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Stung by poor fiscal q2 print, FedEx looks to guide analysts toward better times

FedEx vows to turn the express ship around (Photo: FreightWaves/Jim Allen)

Top FedEx Corp. (NYSE:FDX) executives met with securities analysts yesterday in an effort to convince them the issues that led to mid-December’s mediocre fiscal second quarter results and downbeat fiscal 2019 outlook were being rapidly addressed. For their part, analysts caught off-guard by the company’s disappointing forecast appear willing to give it the benefit of the doubt.

The meeting, held at FedEx’s Memphis headquarters, had been scheduled back in October. But the events of the past three weeks lent it greater resonance and urgency than could have been expected. The group came armed with a list of concerns ranging from the core worry–how quickly FedEx could turn around its troubled TNT Express unit–to demanding, in the name of greater transparency, they be allowed to verbally pose questions on the quarterly calls rather than submit them only via e-mail. Five members of the company’s upper management echelon were on hand, with one notable exception: Chairman and CEO Fred Smith, who was believed to be meeting with mutual fund managers elsewhere in the building.

At the meeting, Brie Carere, FedEx’s new chief marketing officer, confirmed the company will enter the home delivery market for large and heavy goods. According to analysts, Carere said FedEx successfully beta-tested the product, through its FedEx Freight less-than-truckload unit, in six U.S. markets over the holidays. Executives wouldn’t give a timeline for a broad rollout. However, Bascome Majors, analyst at Susquehanna Financial Group, surmised in a note that the company would “scale this effort rapidly.” FedEx’s strong exposure to the retail and e-commerce customer segment, combined with FedEx Freight’s cross-dock network, “should instantly offer a credible solution for customers” in a segment currently dominated by XPO Logistics Inc. (NYSE:XPO) and J.B. Hunt Transport Services, Inc., (NASDAQ:JBHT) Majors wrote. Hunt announced yesterday that it had acquired Cory 1st Choice Home Delivery for $100 million to penetrate the last-mile segment for furniture deliveries.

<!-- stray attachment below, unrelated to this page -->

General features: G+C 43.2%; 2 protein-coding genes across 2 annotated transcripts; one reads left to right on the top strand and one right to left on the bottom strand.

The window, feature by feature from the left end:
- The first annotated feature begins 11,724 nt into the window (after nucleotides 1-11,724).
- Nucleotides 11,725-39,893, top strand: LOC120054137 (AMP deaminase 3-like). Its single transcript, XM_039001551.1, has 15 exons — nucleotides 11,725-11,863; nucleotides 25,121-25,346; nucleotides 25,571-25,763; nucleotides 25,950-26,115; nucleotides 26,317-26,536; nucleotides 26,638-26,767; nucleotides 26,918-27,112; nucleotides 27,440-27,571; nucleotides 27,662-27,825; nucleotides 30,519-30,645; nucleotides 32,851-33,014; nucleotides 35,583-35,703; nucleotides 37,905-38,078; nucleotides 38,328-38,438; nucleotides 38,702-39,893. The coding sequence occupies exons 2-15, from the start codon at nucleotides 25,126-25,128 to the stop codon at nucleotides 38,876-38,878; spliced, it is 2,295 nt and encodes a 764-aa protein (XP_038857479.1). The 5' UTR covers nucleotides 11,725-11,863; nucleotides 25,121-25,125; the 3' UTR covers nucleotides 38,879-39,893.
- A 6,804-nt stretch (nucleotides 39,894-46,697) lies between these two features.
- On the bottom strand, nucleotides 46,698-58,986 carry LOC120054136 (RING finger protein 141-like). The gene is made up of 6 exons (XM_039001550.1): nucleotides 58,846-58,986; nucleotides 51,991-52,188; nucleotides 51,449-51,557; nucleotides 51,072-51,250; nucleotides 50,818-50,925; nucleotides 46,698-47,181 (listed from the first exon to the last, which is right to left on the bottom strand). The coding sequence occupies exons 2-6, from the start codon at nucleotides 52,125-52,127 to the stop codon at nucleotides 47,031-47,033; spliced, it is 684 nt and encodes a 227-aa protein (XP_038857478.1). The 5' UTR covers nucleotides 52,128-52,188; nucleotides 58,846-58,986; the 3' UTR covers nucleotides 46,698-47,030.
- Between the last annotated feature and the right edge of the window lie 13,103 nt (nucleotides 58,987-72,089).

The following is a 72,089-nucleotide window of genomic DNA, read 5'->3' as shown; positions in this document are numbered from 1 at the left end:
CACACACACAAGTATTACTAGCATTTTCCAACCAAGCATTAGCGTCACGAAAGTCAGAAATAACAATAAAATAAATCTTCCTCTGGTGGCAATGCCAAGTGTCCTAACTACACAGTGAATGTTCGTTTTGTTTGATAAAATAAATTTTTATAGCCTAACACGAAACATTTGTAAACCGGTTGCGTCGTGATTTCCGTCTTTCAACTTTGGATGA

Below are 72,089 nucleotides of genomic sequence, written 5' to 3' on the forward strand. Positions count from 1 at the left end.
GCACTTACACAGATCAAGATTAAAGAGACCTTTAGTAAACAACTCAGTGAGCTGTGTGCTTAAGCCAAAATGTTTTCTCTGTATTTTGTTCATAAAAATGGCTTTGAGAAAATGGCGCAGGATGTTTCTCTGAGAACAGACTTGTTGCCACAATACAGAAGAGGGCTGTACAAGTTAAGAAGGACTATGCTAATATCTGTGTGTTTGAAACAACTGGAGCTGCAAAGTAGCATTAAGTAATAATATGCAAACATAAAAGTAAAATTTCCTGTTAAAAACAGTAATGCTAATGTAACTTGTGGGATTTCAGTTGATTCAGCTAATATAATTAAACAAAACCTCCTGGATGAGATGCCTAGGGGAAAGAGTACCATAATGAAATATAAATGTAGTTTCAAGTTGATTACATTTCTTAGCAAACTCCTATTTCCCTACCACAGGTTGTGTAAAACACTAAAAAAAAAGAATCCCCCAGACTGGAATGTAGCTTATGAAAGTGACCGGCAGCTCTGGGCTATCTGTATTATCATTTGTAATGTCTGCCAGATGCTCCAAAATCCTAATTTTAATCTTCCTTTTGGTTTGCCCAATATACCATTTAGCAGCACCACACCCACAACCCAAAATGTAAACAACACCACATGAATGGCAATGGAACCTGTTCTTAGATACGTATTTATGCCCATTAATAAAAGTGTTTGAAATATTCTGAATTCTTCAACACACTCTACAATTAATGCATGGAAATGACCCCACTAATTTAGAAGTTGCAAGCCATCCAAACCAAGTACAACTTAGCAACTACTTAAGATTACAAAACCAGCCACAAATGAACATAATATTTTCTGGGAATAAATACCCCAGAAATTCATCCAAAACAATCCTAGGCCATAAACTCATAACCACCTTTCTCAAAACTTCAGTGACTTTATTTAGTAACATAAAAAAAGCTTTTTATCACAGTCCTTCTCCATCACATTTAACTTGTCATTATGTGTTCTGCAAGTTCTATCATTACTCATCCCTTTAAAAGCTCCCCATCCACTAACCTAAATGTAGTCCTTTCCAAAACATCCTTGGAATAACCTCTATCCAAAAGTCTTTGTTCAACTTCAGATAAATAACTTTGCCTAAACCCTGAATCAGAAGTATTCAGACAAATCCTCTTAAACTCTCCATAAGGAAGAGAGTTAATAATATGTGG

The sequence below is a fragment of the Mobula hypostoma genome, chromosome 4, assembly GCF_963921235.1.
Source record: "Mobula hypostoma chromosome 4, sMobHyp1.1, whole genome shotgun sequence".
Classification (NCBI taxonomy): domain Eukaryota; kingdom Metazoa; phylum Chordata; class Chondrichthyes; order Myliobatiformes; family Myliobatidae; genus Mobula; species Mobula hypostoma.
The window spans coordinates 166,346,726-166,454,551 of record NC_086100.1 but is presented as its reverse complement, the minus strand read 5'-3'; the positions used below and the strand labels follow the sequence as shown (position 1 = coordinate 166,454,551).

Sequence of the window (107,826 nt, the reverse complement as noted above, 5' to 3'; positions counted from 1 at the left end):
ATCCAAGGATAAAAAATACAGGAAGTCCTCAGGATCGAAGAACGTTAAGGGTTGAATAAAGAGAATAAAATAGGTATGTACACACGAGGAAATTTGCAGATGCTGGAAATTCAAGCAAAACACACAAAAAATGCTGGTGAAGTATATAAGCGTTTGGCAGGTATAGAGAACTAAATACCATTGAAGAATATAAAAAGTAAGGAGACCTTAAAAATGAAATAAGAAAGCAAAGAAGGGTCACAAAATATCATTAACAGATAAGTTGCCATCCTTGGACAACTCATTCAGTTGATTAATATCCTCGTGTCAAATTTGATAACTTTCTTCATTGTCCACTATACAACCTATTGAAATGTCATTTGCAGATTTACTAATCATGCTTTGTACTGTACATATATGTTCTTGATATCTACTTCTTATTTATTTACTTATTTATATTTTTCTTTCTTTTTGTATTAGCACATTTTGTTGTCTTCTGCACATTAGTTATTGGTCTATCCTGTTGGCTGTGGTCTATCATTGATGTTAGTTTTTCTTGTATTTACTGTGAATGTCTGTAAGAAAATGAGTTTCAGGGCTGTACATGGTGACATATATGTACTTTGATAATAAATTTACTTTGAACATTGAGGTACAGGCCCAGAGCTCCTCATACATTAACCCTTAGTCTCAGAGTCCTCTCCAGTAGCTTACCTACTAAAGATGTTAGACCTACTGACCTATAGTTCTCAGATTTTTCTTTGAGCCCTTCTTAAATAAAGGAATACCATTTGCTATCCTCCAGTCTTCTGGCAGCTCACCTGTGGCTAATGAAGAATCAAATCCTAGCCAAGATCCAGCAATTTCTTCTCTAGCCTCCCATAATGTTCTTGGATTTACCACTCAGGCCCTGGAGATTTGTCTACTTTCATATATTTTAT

FedEx blamed the subpar results and weak outlook on a confluence of factors, among them a dramatically slowing European economy which hampered TNT Express’ business, the mid-2017 “NotPetya” cyber-attack on TNT Express systems, a less-profitable mix at the unit that was weighted towards heavier-weighted traffic and away from higher-margin express business, and the effects of the U.S-China trade war which led to a slowing in trans-Pacific business and shipping activity; Apple Inc., (NASDAQ:AAPL) for example, is one of FedEx’s largest customers.

At the meeting, executives vowed to take fast action to fix TNT Express. However, only about 30 percent of the TNT Express business has been integrated, and most of that has involved smaller, less complex initiatives. Todd C. Fowler, analyst at KeyBanc Capital Markets, said the mix among TNT Express’ smaller customers remains “sub-optimal,” though it has regained lost share from most larger shippers. “Our impression is some temporary, manual network adjustments are taking place to provide improved service at a competitive cost, with further traction expected as additional countries are integrated in the coming quarters,” Fowler wrote.